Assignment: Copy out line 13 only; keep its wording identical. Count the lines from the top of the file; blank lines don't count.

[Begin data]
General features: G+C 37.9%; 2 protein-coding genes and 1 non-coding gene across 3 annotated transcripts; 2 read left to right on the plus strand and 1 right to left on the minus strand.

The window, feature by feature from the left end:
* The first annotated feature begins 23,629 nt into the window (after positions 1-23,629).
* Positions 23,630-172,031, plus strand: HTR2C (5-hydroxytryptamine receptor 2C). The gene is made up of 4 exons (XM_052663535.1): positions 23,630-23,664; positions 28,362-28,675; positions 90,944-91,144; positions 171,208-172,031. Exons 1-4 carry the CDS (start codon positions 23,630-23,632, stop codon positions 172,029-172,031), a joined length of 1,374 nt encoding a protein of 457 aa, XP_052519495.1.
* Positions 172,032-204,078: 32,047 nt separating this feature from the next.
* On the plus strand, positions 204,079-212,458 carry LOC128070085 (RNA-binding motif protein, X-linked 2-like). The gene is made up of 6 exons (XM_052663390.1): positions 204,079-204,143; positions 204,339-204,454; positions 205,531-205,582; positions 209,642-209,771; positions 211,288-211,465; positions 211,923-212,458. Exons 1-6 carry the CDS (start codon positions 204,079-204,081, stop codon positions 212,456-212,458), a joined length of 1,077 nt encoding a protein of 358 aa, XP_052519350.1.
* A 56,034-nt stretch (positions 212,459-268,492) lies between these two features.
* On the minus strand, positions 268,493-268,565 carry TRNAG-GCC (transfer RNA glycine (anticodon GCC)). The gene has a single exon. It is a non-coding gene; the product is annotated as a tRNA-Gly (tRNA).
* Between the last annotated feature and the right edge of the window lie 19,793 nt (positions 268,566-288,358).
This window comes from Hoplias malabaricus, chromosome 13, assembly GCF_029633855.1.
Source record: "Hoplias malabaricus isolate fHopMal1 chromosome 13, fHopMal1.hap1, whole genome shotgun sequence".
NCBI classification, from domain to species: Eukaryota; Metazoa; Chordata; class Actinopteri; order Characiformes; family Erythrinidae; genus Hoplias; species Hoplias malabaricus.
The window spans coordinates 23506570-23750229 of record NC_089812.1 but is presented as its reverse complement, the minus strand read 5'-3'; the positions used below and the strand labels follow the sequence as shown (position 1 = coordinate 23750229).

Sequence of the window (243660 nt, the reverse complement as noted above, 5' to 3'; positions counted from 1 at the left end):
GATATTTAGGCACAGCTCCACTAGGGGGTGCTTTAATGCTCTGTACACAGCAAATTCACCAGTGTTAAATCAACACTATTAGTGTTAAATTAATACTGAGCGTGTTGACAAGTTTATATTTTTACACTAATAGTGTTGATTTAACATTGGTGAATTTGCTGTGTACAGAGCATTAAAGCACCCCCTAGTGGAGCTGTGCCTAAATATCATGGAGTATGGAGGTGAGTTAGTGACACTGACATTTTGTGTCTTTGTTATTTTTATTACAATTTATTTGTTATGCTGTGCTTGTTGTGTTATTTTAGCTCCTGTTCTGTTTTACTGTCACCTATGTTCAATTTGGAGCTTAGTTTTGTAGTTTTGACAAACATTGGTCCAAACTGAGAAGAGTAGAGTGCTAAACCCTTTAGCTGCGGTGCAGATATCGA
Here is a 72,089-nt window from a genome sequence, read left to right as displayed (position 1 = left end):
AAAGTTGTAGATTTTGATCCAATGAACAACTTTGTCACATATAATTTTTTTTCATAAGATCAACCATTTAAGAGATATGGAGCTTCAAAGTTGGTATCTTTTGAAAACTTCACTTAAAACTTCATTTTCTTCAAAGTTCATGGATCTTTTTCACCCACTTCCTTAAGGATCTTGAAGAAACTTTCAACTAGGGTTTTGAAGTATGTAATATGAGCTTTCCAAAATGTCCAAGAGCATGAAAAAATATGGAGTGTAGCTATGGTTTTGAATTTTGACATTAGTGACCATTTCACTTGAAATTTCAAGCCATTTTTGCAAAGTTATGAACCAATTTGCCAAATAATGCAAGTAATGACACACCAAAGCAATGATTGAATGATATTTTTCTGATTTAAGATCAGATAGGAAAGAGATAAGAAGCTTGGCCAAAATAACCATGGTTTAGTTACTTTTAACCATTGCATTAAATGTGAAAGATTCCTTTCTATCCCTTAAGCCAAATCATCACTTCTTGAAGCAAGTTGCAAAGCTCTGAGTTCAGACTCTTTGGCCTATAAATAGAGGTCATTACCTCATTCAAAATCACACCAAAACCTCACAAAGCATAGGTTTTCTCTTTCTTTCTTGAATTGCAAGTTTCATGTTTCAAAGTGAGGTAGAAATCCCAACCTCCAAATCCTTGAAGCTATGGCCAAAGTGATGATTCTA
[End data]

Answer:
The window spans coordinates 23506570-23750229 of record NC_089812.1 but is presented as its reverse complement, the minus strand read 5'-3'; the positions used below and the strand labels follow the sequence as shown (position 1 = coordinate 23750229).